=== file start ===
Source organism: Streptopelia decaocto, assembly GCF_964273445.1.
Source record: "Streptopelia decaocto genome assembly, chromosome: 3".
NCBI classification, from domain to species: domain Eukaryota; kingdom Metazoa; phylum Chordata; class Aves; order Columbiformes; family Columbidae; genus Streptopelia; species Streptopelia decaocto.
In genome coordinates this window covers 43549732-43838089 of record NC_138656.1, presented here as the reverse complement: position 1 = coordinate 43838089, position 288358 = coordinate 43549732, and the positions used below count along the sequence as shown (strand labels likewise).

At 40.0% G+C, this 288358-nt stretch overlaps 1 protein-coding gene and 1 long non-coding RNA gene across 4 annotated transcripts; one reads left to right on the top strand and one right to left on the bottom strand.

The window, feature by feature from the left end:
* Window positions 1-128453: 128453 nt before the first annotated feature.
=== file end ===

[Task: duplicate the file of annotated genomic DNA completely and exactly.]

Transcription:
Source organism: Streptopelia decaocto, assembly GCF_964273445.1.
Source record: "Streptopelia decaocto genome assembly, chromosome: 3".
NCBI classification, from domain to species: domain Eukaryota; kingdom Metazoa; phylum Chordata; class Aves; order Columbiformes; family Columbidae; genus Streptopelia; species Streptopelia decaocto.
In genome coordinates this window covers 43549732-43838089 of record NC_138656.1, presented here as the reverse complement: position 1 = coordinate 43838089, position 288358 = coordinate 43549732, and the positions used below count along the sequence as shown (strand labels likewise).

At 40.0% G+C, this 288358-nt stretch overlaps 1 protein-coding gene and 1 long non-coding RNA gene across 4 annotated transcripts; one reads left to right on the top strand and one right to left on the bottom strand.

The window, feature by feature from the left end:
* Window positions 1-128453: 128453 nt before the first annotated feature.